Abibatu Bangura was born three years before civil war erupted in Sierra Leone, West Africa. She was the last child in a Christian family of 15 in the Limba tribe, a major ethnic group in the country. In her early years of school, her retired father was unable to provide for her education and general welfare, so her mother was passionate about doing so. But when her mother passed away, Abibatu had to relocate to stay with her aunt who supported her for a while until her business collapsed.
Despite her great financial need, Abibatu took a leap of faith and enrolled at The Evangelical College of Theology (TECT) in Sierra Leone. Her pastor encouraged her to study Community Development with the purpose of ministering to her country’s wounds from the 11-year civil war. Today she’s a first year student in the program, pursuing a Bachelor of Arts degree.
Abibatu is very thankful for the scholarship she received from Overseas Council. With all her financial ups and downs, she says it has taken away her stress about paying her school fees. “To God be the glory.”
As a result of the civil war from 1991-2002, more than 50,000 people were killed, much of the country’s infrastructure was destroyed and over two million people were displaced as refugees in neighboring countries. The country has made progress towards reconciliation since, but effects of the war continue to be felt including poverty and unemployment.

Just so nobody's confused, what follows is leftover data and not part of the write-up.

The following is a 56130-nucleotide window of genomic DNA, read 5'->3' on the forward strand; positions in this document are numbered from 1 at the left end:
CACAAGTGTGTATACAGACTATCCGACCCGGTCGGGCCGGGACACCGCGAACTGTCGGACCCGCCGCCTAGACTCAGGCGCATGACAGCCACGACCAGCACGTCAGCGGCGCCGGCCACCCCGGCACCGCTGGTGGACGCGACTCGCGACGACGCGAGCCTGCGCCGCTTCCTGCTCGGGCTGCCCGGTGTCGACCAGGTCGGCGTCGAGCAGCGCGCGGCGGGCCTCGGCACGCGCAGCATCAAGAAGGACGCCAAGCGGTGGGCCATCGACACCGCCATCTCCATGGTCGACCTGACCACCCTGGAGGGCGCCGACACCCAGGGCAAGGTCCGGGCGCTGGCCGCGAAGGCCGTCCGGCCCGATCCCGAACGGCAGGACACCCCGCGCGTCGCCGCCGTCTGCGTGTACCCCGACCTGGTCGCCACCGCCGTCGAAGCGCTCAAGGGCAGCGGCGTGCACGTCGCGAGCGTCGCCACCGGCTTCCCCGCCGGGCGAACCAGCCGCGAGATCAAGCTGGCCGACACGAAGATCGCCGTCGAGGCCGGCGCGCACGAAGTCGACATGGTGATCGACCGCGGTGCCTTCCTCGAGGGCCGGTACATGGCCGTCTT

Lasting impacts of the war were the atrocities committed by the rebels, from murder and rape to mutilation and recruiting children as soldiers. Their trademark unbelievably was to hack off the hands or feet of their victims. In the face of this devastation, Abibatu says her passion is to become a Christian social worker that will transform communities from the ashes of war to grace using Jesus’ approach.
“The Spirit of the Sovereign Lord is on me, because the Lord has anointed me to proclaim good news to the poor. He has sent me to bind up the brokenhearted, to proclaim freedom for the captives and release from darkness for the prisoners, to proclaim the year of the Lord’s favor and the day of vengeance of our God, to comfort all who mourn, and provide for those who grieve in Zion—to bestow on them a crown of beauty instead of ashes, the oil of joy instead of mourning, and a garment of praise instead of a spirit of despair. They will be called oaks of righteousness, a planting of the Lord for the display of his splendor.”
– Isaiah 61:1-3